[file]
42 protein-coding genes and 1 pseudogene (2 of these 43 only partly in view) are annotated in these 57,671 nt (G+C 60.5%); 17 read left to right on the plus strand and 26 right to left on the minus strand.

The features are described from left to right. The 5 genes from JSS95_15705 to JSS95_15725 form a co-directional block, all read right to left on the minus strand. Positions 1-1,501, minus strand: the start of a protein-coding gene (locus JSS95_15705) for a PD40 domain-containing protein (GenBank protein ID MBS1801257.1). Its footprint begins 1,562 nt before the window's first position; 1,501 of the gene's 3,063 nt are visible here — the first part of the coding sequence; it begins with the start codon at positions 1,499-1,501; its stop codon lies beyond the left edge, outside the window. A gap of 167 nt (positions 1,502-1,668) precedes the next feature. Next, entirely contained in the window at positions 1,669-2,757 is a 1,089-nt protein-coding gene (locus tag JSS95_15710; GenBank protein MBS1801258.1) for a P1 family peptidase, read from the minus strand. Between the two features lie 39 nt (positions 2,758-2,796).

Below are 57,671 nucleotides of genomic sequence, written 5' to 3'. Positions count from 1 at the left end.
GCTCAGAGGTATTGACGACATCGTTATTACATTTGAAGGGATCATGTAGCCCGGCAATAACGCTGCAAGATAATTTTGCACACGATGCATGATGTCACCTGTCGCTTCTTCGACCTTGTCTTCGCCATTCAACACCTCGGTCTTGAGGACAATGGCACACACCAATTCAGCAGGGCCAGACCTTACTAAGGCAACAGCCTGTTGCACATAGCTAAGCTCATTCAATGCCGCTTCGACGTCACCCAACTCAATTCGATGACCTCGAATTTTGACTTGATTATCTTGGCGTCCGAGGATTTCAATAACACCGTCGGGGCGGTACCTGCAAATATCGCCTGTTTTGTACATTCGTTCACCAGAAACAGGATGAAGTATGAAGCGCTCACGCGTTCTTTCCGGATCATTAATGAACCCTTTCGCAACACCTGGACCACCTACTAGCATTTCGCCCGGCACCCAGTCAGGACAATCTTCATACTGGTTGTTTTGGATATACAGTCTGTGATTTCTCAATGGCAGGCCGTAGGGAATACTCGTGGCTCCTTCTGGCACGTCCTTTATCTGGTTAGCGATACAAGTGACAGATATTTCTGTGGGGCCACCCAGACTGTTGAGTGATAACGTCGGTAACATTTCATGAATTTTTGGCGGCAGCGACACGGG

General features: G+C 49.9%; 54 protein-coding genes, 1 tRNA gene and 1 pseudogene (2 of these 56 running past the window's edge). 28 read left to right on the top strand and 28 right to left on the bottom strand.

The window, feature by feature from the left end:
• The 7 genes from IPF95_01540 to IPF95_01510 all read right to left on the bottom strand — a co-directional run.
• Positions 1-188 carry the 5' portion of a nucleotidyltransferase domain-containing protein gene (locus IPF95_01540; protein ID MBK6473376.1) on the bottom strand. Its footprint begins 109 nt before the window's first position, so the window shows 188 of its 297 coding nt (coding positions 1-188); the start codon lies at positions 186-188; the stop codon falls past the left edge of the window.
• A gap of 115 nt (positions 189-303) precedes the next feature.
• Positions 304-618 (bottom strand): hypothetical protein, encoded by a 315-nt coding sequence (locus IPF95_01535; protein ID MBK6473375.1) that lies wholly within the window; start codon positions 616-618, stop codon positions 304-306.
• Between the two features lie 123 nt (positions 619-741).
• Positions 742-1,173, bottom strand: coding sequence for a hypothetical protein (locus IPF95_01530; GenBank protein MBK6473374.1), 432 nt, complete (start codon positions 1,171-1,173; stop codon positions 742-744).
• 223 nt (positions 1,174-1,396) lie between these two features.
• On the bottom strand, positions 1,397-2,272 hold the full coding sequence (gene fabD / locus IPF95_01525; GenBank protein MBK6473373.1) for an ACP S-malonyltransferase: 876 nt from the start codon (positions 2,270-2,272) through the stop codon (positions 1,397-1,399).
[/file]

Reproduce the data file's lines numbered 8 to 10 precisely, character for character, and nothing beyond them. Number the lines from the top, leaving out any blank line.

• Positions 1-188 carry the 5' portion of a nucleotidyltransferase domain-containing protein gene (locus IPF95_01540; protein ID MBK6473376.1) on the bottom strand. Its footprint begins 109 nt before the window's first position, so the window shows 188 of its 297 coding nt (coding positions 1-188); the start codon lies at positions 186-188; the stop codon falls past the left edge of the window.
• A gap of 115 nt (positions 189-303) precedes the next feature.
• Positions 304-618 (bottom strand): hypothetical protein, encoded by a 315-nt coding sequence (locus IPF95_01535; protein ID MBK6473375.1) that lies wholly within the window; start codon positions 616-618, stop codon positions 304-306.